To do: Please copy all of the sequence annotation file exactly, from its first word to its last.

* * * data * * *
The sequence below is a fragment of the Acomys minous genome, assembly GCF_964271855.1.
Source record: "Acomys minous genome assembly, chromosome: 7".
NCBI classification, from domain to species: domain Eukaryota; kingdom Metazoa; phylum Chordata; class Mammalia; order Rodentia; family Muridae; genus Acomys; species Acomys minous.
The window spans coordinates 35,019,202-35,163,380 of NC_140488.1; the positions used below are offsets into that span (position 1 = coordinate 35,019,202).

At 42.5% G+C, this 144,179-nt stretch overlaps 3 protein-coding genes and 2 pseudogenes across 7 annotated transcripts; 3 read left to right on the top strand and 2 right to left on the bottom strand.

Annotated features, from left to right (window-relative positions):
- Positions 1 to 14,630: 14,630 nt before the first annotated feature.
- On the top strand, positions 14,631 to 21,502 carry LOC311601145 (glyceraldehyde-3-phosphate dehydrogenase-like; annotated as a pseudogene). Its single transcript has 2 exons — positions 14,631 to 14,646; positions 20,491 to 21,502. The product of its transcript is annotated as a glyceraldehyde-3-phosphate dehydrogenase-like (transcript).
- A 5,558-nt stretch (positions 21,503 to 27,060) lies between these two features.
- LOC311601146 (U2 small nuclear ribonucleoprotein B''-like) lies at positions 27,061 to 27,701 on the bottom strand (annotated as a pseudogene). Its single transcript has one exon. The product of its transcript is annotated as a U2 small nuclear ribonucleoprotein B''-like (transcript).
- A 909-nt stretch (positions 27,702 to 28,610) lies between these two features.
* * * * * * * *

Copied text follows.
The sequence below is a fragment of the Acomys minous genome, assembly GCF_964271855.1.
Source record: "Acomys minous genome assembly, chromosome: 7".
NCBI classification, from domain to species: domain Eukaryota; kingdom Metazoa; phylum Chordata; class Mammalia; order Rodentia; family Muridae; genus Acomys; species Acomys minous.
The window spans coordinates 35,019,202-35,163,380 of NC_140488.1; the positions used below are offsets into that span (position 1 = coordinate 35,019,202).

At 42.5% G+C, this 144,179-nt stretch overlaps 3 protein-coding genes and 2 pseudogenes across 7 annotated transcripts; 3 read left to right on the top strand and 2 right to left on the bottom strand.

Annotated features, from left to right (window-relative positions):
- Positions 1 to 14,630: 14,630 nt before the first annotated feature.
- On the top strand, positions 14,631 to 21,502 carry LOC311601145 (glyceraldehyde-3-phosphate dehydrogenase-like; annotated as a pseudogene). Its single transcript has 2 exons — positions 14,631 to 14,646; positions 20,491 to 21,502. The product of its transcript is annotated as a glyceraldehyde-3-phosphate dehydrogenase-like (transcript).
- A 5,558-nt stretch (positions 21,503 to 27,060) lies between these two features.
- LOC311601146 (U2 small nuclear ribonucleoprotein B''-like) lies at positions 27,061 to 27,701 on the bottom strand (annotated as a pseudogene). Its single transcript has one exon. The product of its transcript is annotated as a U2 small nuclear ribonucleoprotein B''-like (transcript).
- A 909-nt stretch (positions 27,702 to 28,610) lies between these two features.